"Pardon!" echoed the fierce Huron, mistaking in his anger, the meaning of her words; "the memory of an Indian is no longer than the arm of the pale faces; his mercy shorter than their justice! Say; shall I send the yellow hair to her father, and will you follow Magua to the great lakes, to carry his water, and feed him with corn?"
Cora beckoned him away, with an emotion of disgust she could not control.
"Leave me," she said, with a solemnity that for a moment checked the barbarity of the Indian; "you mingle bitterness in my prayers; you stand between me and my God!"
The slight impression produced on the savage was, however, soon forgotten, and he continued pointing, with taunting irony, toward Alice.
"Look! the child weeps! She is too young to die! Send her to Munro, to comb his gray hairs, and keep life in the heart of the old man."
Cora could not resist the desire to look upon her youthful sister, in whose eyes she met an imploring glance, that betrayed the longings of nature.
"What says he, dearest Cora?" asked the trembling voice of Alice. "Did he speak of sending me to our father?"
For many moments the elder sister looked upon the younger, with a countenance that wavered with powerful and contending emotions. At length she spoke, though her tones had lost their rich and calm fullness, in an expression of tenderness that seemed maternal.
"Alice," she said, "the Huron offers us both life, nay, more than both; he offers to restore Duncan, our invaluable Duncan, as well as you, to our friends — to our father — to our heart-stricken, childless father, if I will bow down this rebellious, stubborn pride of mine, and consent — "
Her voice became choked, and clasping her hands, she looked upward, as if seeking, in her agony, intelligence from a wisdom that was infinite.
"Say on," cried Alice; "to what, dearest Cora? Oh! that the proffer were made to me! to save you, to cheer our aged father, to restore Duncan, how cheerfully could I die!"
"Die!" repeated Cora, with a calmer and firmer voice, "that were easy! Perhaps the alternative may not be less so. He would have me," she continued, her accents sinking under a deep consciousness of the degradation of the proposal, "follow him to the wilderness; go to the habitations of the Hurons; to remain there; in short, to become his wife! Speak, then, Alice; child of my affections! sister of my love! And you, too, Major Heyward, aid my weak reason with your counsel. Is life to be purchased by such a sacrifice? Will you, Alice, receive it at my hands at such a price? And you, Duncan, guide me; control me between you; for I am wholly yours!"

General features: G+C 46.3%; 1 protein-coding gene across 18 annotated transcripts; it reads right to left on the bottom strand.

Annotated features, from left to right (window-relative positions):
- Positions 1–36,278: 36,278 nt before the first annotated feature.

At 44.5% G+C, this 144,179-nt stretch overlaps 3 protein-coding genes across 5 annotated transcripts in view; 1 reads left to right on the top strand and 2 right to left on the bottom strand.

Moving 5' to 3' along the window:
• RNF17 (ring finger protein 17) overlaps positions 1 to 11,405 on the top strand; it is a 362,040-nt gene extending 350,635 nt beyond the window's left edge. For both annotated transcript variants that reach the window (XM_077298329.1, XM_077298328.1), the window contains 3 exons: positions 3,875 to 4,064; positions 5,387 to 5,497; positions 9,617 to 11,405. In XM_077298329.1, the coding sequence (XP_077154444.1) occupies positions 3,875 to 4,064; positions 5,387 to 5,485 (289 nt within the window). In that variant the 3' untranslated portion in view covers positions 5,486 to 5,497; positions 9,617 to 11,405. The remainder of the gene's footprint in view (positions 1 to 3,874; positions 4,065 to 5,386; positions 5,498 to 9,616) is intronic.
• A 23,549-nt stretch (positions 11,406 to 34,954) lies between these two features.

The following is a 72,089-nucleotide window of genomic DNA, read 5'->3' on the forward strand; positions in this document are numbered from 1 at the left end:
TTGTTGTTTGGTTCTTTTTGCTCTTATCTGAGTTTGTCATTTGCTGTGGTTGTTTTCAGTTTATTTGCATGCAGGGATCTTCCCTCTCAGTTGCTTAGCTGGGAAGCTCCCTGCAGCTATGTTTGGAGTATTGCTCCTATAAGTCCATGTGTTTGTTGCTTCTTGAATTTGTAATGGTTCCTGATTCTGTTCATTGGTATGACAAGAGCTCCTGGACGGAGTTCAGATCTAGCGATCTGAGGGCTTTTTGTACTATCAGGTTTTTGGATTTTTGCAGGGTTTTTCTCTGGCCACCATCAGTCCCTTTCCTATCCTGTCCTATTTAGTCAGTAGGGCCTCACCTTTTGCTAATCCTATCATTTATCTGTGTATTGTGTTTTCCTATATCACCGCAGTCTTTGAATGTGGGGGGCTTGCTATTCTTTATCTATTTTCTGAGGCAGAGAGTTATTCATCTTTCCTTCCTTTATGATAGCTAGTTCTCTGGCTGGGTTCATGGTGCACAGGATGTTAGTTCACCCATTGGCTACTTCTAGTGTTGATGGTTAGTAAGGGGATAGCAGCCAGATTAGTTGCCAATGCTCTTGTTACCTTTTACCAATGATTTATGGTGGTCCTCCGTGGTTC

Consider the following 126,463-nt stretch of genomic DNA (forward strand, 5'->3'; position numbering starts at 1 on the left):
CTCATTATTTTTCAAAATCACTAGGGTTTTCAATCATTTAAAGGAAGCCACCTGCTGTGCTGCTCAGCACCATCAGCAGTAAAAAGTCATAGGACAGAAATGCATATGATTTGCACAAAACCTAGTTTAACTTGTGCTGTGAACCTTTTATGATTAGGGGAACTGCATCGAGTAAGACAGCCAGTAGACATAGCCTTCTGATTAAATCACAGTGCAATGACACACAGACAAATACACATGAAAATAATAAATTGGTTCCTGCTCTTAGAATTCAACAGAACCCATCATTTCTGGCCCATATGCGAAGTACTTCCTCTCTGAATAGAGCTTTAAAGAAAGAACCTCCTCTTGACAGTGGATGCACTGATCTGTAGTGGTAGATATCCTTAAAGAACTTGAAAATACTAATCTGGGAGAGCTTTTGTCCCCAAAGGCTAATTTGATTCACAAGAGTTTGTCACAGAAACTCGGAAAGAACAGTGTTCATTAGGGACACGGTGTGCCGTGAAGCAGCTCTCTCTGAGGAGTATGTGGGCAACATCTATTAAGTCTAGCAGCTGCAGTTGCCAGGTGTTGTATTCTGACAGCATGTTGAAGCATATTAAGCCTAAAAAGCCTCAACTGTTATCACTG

"Would I!" echoed the indignant and astonished youth. "Cora! Cora! you jest with our misery! Name not the horrid alternative again; the thought itself is worse than a thousand deaths."
"That such would be your answer, I well knew!" exclaimed Cora, her cheeks flushing, and her dark eyes once more sparkling with the lingering emotions of a woman. "What says my Alice? for her will I submit without another murmur."
Although both Heyward and Cora listened with painful suspense and the deepest attention, no sounds were heard in reply. It appeared as if the delicate and sensitive form of Alice would shrink into itself, as she listened to this proposal. Her arms had fallen lengthwise before her, the fingers moving in slight convulsions; her head dropped upon her bosom, and her whole person seemed suspended against the tree, looking like some beautiful emblem of the wounded delicacy of her sex, devoid of animation and yet keenly conscious. In a few moments, however, her head began to move slowly, in a sign of deep, unconquerable disapprobation.
"No, no, no; better that we die as we have lived, together!"
"Then die!" shouted Magua, hurling his tomahawk with violence at the unresisting speaker, and gnashing his teeth with a rage that could no longer be bridled at this sudden exhibition of firmness in the one he believed the weakest of the party. The axe cleaved the air in front of Heyward, and cutting some of the flowing ringlets of Alice, quivered in the tree above her head. The sight maddened Duncan to desperation. Collecting all his energies in one effort he snapped the twigs which bound him and rushed upon another savage, who was preparing, with loud yells and a more deliberate aim, to repeat the blow. They encountered, grappled, and fell to the earth together. The naked body of his antagonist afforded Heyward no means of holding his adversary, who glided from his grasp, and rose again with one knee on his chest, pressing him down with the weight of a giant. Duncan already saw the knife gleaming in the air, when a whistling sound swept past him, and was rather accompanied than followed by the sharp crack of a rifle. He felt his breast relieved from the load it had endured; he saw the savage expression of his adversary's countenance change to a look of vacant wildness, when the Indian fell dead on the faded leaves by his side.